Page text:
Trigger for Earth’s Last Big Freeze Identified
For more than 30 years, climate scientists have debated whether flood waters from melting of the enormous Laurentide Ice Sheet, which ushered in the last major cold episode on Earth about 12,900 years ago, flowed northwest into the Arctic first, or east via the Gulf of St.Lawrence, to weaken ocean thermohaline circulation and have a frigid effect on global climate.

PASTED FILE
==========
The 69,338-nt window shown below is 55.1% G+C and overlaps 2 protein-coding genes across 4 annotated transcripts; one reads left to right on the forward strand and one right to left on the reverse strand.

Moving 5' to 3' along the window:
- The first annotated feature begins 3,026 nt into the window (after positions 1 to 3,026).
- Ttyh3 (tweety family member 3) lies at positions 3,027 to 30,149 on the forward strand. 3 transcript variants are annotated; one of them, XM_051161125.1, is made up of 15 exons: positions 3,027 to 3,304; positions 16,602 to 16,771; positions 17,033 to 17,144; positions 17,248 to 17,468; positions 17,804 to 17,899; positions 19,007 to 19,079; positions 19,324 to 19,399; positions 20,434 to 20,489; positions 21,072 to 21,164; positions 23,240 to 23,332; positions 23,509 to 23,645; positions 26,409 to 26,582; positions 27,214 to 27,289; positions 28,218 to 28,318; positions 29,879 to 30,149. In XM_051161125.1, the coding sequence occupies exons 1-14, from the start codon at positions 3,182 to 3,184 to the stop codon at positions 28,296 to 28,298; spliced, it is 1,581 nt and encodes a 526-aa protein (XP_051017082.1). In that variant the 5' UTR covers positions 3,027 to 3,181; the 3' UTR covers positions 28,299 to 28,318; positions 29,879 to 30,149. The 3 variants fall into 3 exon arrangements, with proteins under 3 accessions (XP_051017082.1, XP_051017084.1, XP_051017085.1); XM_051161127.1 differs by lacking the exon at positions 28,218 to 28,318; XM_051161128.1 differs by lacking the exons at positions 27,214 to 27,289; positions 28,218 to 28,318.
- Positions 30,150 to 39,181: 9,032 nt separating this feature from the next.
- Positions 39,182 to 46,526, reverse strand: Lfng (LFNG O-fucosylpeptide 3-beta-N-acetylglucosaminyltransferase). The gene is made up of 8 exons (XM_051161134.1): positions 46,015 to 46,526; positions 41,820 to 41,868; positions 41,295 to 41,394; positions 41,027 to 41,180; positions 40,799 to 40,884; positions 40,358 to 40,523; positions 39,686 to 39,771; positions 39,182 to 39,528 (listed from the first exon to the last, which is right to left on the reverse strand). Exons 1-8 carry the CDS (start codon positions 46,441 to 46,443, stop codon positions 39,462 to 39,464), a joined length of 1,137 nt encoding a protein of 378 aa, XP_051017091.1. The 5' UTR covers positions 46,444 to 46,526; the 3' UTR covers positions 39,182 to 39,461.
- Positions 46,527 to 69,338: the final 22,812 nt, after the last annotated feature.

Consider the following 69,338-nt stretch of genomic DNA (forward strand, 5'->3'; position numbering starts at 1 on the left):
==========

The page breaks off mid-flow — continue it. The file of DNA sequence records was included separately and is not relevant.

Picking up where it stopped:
Now, geoscientist Alan Condron, using new, high-resolution global ocean circulation models, reports the first conclusive evidence that this flood must have flowed north into the Arctic first down the Mackenzie River valley. The research team also shows that if it had flowed east into the St. Lawrence River valley, Earth’s climate would have remained relatively unchanged. “This episode was the last time the Earth underwent a major cooling, so understanding exactly what caused it is very important for understanding how our modern-day climate might change in the future,” says Condron of UMass Amherst’s Climate System Research Center. Findings appear in the current issue of Proceedings of the National Academy of Sciences.